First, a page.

Leasing and Development of Split Estate  

When the surface rights to a piece of land and the subsurface rights (such as the rights to develop minerals) are owned by different parties, the mineral rights often take precedence over other rights.  The BLM’s split-estate policy commonly applies to situations where the surface rights are in private ownership and the rights to development of the mineral resources are publicly held and managed by the Federal Government.  This originate back to the Stock raising Homestead Act of 1916 (43 CFR § 3814). 

A variety of mixed estate situations occur because most wells are drilled directionally thousands of feet below the surface in targeted geological formations and often proceed for a mile, two, or sometimes even 3 miles underground.  To read more about the BLM policy on Directional Drilling into Federal Mineral Estate from Well Pads on Non Federal Locations read PIM No. 2018-014.

The Oil and Gas Gold Book and BLM’s Onshore Order #1 (Federal Register / Vol. 72, No. 44 / March 7, 2007 (2017 amendment) provide guidance for surface management.  The BLM must fulfill the requirements of the National Environmental Policy Act (NEPA), the National Historic Preservation Act (NHPA), the Endangered Species Act (ESA), the Clean Water Act (CWA), and other applicable laws regarding surface resources.

Split Estate – Cultural Resource Requirements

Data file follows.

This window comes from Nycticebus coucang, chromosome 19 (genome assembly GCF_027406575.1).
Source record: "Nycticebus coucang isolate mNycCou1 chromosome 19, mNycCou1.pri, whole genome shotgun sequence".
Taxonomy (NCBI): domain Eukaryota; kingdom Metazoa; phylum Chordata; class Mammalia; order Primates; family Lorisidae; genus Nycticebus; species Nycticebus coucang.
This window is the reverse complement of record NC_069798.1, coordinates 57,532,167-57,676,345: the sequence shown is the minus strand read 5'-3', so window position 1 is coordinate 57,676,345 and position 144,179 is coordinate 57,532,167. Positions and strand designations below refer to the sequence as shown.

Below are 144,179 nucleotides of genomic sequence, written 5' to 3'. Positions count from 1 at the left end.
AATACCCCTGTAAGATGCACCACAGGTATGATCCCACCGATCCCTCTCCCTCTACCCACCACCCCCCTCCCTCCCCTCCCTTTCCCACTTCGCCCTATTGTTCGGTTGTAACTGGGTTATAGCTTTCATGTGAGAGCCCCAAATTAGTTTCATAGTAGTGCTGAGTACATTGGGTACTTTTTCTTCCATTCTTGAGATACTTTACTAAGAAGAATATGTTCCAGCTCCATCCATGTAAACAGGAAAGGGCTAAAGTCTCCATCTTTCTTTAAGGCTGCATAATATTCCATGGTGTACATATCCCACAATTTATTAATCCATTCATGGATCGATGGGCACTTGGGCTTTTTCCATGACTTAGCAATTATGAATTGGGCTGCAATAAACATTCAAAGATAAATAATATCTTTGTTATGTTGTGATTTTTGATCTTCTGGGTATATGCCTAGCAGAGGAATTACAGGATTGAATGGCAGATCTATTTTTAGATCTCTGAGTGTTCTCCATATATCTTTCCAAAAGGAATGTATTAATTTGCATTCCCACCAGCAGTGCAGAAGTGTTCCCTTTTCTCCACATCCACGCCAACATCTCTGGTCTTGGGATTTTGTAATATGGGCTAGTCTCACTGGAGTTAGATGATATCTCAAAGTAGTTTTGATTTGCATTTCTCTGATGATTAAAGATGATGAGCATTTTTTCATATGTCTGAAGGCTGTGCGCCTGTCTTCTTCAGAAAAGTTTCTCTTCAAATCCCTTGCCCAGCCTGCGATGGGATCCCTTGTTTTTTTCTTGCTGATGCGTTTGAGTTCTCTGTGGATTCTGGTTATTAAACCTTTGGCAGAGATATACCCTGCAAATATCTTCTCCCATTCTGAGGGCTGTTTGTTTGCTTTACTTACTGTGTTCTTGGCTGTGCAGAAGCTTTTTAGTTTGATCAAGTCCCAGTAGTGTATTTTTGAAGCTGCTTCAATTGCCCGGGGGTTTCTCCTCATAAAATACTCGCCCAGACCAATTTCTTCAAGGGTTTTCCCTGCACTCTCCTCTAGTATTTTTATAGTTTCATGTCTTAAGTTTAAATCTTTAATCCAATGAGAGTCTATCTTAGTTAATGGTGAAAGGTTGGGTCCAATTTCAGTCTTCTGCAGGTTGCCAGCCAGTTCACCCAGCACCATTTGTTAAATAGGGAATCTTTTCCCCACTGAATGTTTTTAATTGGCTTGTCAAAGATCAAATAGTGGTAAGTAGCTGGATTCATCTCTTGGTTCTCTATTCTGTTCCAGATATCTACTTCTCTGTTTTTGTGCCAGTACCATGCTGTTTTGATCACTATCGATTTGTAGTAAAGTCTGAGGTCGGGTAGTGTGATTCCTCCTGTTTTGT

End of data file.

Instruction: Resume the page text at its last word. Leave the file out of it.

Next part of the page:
Before the BLM approves an Application for Permit to Drill (APD) on split estate lands, the BLM must determine if the development is going to affect cultural resources located on the surface. Professional archaeologists typically conduct a cultural resource survey by walking on the private surface and looking for cultural artifacts. Depending on what the survey finds, the proposed location of the well or other facilities may be modified to avoid damaging important cultural resources belonging to the surface owner.

Several BLM policies (Instruction Memorandum – IM) pertain to split estate situations:

Per the Memorandum of Understanding with the Forest Service the BLM assists with permitting wells on Forest Service lands.

In rare situations sometime leasing of oil and gas deposits in or under railroads and other right-of-way can occur and are bound by regulations.  Per the statutory authorities “The Secretary of the Interior, or for National Forest lands, the Secretary of Agriculture, shall regulate all surface-disturbing activities conducted pursuant to any lease issued under this chapter, and shall determine reclamation and other actions as required in the interest of conservation of surface resources…” ......“The Secretary concerned shall, by rule or regulation, establish such standards as may be necessary to ensure… the complete and timely reclamation of the lease tract, and the restoration of any lands or surface waters adversely affected by lease operations after the abandonment or cessation of oil and gas operations on the lease.”  (30 U.S.C. §226(g))